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The use (and abuse) of NDAs – risks for clients and professionals

5 Jul 2024

Non-disclosure agreements (“NDAs”) have long been a feature of the legal landscape, but have come under increasing public scrutiny in recent years due to concerns over their use to prevent whistleblowing, conceal wrongdoing and impede the media’s reporting on matters of public interest.  For most people, their exposure to NDAs will be limited or non-existent, but NDAs are commonly used in business to facilitate the exchange of sensitive commercial information.

Many in business, including in-house legal professionals, are used to assuming that NDAs and non-disclosure provisions are a simple solution to the problem of exchanging confidential information with suppliers or customers, settling a dispute with a commercial counterparty, or dealing with employees who resign or are dismissed in difficult circumstances.

It is important to understand, however, that there are limits to how NDAs can and should be used and that their use beyond specific restrictions in the employment context.  The Horizon scandal has brought this into sharper focus, with NDAs allegedly having been used to prevent sub-postmasters from sharing and publicising their experience with the Horizon IT system – information which could have undermined the Post Office’s prosecution strategy (and the jobs of those who depended on it) as well as the reputation of the Post Office.

In a warning notice to the profession on the use of NDAs and non-disclosure clauses in broader agreements last revised in 2020 (SRA | Use of non-disclosure agreements (NDAs) | Solicitors Regulation Authority), the Solicitors Regulation Authority (“SRA”) cautioned against the use of NDAs by law firms, in-house lawyers and managers to prevent reporting to the SRA, the making of disclosures protected by law, or to take unfair advantage of the other party.

The SRA made clear that solicitors should “not attempt to prevent anyone from providing information to any … body exercising regulatory, supervisory, investigatory or prosecutory functions in the public interest” and that they are under a positive duty to “report promptly to the SRA, or another approved regulator … any facts or matters that you reasonably believe are capable of amounting to a serious breach of their regulatory arrangements by any person regulated by them … of which you are aware”.  NDAs should not give the impression that such disclosures are prohibited, and solicitors are required to use “plain English” and to be “clear … what disclosures can and cannot be made and to whom”.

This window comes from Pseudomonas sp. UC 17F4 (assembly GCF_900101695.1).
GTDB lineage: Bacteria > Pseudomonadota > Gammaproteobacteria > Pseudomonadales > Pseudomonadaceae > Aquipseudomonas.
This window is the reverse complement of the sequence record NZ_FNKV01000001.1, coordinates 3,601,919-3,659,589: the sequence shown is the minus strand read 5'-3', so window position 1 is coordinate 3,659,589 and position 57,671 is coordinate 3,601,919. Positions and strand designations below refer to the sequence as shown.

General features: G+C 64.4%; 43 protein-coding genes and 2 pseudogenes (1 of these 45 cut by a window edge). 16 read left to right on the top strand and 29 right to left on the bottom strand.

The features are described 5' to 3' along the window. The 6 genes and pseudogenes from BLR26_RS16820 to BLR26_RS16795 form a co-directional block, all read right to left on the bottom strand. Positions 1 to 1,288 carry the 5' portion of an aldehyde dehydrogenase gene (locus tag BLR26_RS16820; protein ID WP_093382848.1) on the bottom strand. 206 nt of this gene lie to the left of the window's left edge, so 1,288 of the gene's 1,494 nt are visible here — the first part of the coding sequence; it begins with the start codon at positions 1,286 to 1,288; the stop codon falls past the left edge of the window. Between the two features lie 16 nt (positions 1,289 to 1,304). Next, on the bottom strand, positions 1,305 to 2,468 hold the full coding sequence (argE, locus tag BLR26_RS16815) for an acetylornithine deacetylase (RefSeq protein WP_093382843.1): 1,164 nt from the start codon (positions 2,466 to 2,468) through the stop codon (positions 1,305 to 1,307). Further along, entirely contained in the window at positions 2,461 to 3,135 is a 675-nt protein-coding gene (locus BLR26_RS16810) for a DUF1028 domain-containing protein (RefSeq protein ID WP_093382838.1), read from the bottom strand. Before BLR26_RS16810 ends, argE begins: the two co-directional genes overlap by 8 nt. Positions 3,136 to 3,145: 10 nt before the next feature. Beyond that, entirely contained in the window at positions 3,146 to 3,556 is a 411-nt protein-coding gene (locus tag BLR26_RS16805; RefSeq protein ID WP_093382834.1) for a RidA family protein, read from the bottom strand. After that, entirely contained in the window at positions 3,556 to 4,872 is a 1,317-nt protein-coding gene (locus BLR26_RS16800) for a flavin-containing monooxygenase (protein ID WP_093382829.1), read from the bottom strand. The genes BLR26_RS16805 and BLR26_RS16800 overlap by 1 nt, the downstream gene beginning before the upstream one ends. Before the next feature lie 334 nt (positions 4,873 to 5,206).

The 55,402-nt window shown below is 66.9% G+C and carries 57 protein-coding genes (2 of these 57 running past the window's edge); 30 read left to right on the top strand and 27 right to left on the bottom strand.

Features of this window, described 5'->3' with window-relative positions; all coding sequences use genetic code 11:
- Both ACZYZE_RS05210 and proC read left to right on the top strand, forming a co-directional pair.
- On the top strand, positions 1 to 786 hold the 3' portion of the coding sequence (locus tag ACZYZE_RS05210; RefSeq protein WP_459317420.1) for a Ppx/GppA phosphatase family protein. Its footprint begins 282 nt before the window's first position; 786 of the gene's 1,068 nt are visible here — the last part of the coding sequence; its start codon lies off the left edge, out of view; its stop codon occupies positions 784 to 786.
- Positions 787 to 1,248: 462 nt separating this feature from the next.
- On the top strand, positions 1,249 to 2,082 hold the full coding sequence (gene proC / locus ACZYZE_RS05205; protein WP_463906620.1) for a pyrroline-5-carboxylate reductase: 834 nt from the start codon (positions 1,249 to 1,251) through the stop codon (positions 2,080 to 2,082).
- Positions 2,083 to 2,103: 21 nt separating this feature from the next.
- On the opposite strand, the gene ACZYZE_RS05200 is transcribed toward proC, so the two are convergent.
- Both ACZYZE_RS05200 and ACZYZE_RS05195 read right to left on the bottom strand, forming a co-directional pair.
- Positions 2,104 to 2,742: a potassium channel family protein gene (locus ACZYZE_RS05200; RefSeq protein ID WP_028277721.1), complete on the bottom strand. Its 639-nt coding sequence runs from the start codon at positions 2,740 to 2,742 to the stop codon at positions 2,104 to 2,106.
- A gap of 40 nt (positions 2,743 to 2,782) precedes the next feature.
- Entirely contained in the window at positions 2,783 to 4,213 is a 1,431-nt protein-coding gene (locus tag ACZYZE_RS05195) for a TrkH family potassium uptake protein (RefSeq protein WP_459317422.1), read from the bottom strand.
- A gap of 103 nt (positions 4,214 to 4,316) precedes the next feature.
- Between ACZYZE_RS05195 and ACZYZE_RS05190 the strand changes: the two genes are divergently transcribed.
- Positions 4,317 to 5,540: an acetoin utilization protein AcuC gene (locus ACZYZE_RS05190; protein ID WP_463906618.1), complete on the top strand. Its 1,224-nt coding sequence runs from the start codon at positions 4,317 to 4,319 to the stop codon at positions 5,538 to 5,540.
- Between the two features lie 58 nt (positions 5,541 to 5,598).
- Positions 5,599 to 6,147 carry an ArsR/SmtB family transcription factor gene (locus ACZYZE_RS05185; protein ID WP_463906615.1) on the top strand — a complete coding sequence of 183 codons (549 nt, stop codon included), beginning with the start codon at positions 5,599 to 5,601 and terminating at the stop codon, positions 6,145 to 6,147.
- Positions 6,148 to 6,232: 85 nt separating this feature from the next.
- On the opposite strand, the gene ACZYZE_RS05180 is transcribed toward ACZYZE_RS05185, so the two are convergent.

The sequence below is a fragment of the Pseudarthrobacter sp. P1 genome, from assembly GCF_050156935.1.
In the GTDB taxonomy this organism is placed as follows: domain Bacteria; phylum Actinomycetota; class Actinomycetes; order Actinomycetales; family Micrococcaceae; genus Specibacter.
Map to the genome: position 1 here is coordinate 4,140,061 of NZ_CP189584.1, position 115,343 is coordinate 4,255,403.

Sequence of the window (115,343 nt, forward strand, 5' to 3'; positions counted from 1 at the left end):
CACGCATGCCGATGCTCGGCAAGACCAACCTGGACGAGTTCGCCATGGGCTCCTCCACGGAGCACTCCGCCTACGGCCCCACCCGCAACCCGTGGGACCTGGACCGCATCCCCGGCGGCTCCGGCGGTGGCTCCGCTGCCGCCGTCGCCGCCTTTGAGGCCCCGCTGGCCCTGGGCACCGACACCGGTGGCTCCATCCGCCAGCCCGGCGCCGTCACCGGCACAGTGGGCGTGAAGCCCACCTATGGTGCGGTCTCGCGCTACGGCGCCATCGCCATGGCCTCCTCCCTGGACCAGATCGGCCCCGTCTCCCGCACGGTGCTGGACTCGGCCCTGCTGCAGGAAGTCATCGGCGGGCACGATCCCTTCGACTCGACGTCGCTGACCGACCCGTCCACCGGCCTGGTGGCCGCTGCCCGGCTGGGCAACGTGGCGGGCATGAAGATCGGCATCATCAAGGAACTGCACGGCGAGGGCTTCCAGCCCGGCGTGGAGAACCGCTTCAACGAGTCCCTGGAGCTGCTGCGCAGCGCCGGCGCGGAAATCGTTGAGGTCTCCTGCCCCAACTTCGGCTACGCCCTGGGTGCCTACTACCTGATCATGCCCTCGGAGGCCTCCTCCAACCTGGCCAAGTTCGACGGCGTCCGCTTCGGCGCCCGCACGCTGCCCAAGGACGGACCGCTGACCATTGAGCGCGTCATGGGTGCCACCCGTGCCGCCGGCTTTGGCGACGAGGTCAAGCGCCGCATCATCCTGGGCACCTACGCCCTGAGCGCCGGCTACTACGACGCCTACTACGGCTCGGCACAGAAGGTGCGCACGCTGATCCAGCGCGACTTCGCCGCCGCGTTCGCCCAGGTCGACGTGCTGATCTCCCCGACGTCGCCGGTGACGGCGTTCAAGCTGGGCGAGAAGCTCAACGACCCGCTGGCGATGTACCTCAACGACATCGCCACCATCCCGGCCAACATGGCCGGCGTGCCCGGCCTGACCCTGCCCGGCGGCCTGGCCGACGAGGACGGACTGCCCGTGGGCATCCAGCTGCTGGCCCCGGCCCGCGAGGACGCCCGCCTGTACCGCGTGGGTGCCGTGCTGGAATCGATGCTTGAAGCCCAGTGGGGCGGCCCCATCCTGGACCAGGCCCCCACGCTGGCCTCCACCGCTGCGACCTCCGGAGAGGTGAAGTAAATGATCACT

Further, the SRA makes clear that a solicitor’s duty not to take “unfair advantage” of an opposing party applies even if that party is represented by a lawyer or professional advisor, and extends to the use of “undue pressure or … inappropriate aggressive or oppressive tactics”.

The abuse of NDAs remains a live issue, with the Legal Services Board (“LSB”) having completed a “call for evidence” in mid-2023 and issued a summary of its findings in February 2024 (Legal Services Board – The misuse of non-disclosure agreements: call for evidence themes and summary of evidence).  These suggested widespread ignorance of the SRA’s warning notice and concern that the principes within it are honoured mostly in the breach, something that the LSB considers “has the potential to undermine the rule of law and proper administration of justice”.  The LSB’s “next steps” for 2024-2025 include requiring legal regulators to assess and report on the effectiveness of their own regulation and consider what additional regulatory steps may be necessary.

In the context of a July election and public response to the Horizon enquiry, it seems plausible that any incoming government will look to support regulatory action and regulatory changes by the SRA and LSB, especially if this can be done without the need for Parliamentary time and additional primary legislation.

With the LSB promising further action in 2024 and 2025, businesses should therefore tread carefully when using NDAs or non-disclosure clauses to resolve current or potential disputes, especially where there is a disparity of negotiating power, or where the NDA’s purpose or to implicitly or explicitly restrain another person from disclosing information on wrongful or illegal conduct  to any person who exercises regulatory, supervisory, investigatory or prosecutory functions in the public interest.

External and in-house lawyers should be particularly careful that their approach to drafting and negotiating such provisions is in line with the SRA’s warning notice, given the potential for conduct investigations should there be a later dispute with the counterparty regarding a breach of the NDA.

In turn, businesses should be aware (and be made aware by their professionals) that pressure to take unreasonable positions, include unenforceable “in terrorem” provisions, or apply excessive leverage to the counterparty for commercial advantage may not only place their professionals in an impossible position, but as the Horizon enquiry has shown, could undermine the effectiveness of the NDA and result in substantial damage to the business’s reputation, potentially disproportionate to the benefit obtained.

How we can help

At Cripps, we ensure that we craft effective and appropriate solutions to protect our clients’ confidential information.  Please get in touch with one of the team members to see how we can help you.

Ian Lindley